People in West Virginia who suffer even small bumps on the head should beware of symptoms such as headaches over a long period of time, weakness in their legs and arms or difficulty thinking. While most of these bumps are harmless, in a few cases, they can lead to a dangerous brain injury called a subdural hematoma.
A subdural hematoma occurs when the brain is jostled in the skull resulting in a bleed. Blood pools and presses on the brain. However, even a subdural hematoma is not always dangerous. They often heal without a person even knowing they had one. Older people may be particularly vulnerable to subdural hematomas because it is believed that older brains have a tendency to shrink. As they pull away from the protective dura, veins are exposed.
One older patient who did not realize he had sustained a subdural hematoma was actually a doctor. Because he hurt his back at the same time that he stood up in an attic and bumped his head, he forgot about the head bump. Weeks later, difficulty walking and carrying plates as well as trouble thinking sent him to his neurologist. Emergency surgery saved him. Another man survived his subdural hematoma after a surgeon suctioned around 8 ounces of blood from his brain. His only symptoms after a minor head bump were headaches and trouble driving.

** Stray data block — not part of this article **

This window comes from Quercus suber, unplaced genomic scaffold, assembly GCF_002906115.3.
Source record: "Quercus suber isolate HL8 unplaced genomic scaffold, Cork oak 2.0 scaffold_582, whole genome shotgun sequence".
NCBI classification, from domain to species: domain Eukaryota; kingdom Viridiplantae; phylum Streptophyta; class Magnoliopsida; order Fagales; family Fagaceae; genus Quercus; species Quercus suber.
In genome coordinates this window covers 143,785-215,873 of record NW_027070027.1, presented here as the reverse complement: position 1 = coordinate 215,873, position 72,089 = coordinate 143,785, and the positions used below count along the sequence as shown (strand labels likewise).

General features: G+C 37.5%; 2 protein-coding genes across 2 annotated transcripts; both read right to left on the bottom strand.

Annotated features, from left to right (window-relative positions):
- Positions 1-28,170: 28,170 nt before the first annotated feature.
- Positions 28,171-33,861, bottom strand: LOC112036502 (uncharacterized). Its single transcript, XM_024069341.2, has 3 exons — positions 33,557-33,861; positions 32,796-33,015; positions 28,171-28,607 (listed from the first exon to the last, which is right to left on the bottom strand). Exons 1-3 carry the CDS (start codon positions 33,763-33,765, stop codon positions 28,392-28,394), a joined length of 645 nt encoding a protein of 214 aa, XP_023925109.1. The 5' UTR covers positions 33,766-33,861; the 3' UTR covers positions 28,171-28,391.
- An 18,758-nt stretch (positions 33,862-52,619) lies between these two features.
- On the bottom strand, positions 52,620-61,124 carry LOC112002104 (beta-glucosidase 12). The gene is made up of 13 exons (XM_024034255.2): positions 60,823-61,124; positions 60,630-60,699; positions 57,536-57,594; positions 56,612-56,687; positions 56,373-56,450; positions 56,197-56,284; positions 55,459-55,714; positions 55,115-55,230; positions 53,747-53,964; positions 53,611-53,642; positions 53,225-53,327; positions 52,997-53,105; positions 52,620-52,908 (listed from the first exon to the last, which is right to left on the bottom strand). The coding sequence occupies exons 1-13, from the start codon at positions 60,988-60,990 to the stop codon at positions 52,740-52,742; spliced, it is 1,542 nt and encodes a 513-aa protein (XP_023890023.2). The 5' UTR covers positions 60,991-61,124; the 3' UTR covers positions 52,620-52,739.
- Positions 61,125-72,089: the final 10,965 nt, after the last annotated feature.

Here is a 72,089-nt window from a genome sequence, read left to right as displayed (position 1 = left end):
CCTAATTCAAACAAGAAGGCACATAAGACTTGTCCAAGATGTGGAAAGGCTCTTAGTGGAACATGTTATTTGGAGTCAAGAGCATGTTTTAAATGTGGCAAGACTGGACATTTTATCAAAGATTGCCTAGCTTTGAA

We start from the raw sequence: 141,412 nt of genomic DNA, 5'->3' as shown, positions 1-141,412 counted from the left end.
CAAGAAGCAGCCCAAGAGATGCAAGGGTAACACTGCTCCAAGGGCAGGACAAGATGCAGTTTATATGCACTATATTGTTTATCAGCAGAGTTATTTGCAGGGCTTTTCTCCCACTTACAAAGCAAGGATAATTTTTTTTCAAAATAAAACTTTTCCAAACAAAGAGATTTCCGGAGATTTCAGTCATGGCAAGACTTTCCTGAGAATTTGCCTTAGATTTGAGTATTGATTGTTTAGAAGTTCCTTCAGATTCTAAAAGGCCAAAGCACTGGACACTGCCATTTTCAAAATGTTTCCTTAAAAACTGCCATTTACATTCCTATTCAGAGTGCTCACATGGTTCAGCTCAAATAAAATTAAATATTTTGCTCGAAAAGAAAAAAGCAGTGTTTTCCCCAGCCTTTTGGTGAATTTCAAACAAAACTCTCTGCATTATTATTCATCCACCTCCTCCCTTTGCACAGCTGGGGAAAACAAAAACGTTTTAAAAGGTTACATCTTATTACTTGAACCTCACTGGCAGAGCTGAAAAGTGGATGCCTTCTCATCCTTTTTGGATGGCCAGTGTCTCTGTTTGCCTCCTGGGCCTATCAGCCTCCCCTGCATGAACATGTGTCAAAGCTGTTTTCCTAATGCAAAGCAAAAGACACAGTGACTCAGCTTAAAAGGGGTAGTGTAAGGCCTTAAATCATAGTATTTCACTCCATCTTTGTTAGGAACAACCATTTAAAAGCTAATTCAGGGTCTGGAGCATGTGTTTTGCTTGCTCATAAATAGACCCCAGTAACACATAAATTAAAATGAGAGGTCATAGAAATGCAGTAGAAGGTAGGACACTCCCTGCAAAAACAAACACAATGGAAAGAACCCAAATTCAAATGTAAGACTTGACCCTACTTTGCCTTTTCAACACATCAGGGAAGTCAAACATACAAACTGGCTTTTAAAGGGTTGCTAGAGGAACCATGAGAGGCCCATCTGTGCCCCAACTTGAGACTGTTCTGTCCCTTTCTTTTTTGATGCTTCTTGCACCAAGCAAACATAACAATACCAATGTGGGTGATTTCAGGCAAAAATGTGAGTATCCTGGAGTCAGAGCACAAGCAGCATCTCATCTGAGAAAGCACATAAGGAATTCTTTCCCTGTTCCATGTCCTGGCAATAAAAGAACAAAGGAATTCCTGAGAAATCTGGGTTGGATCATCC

Brain injuries of this type can happen in many different circumstances. In some cases, they might happen because of another person's negligence. For example, a careless driver may be distracted and might wander over the center line. This could lead to an accident that causes a head injury. In another case, a business might have wet floors that it does not warn customers about. If another party is at fault in an accident that results in a brain injury, the victim may want to pursue compensation with the assistance of an attorney.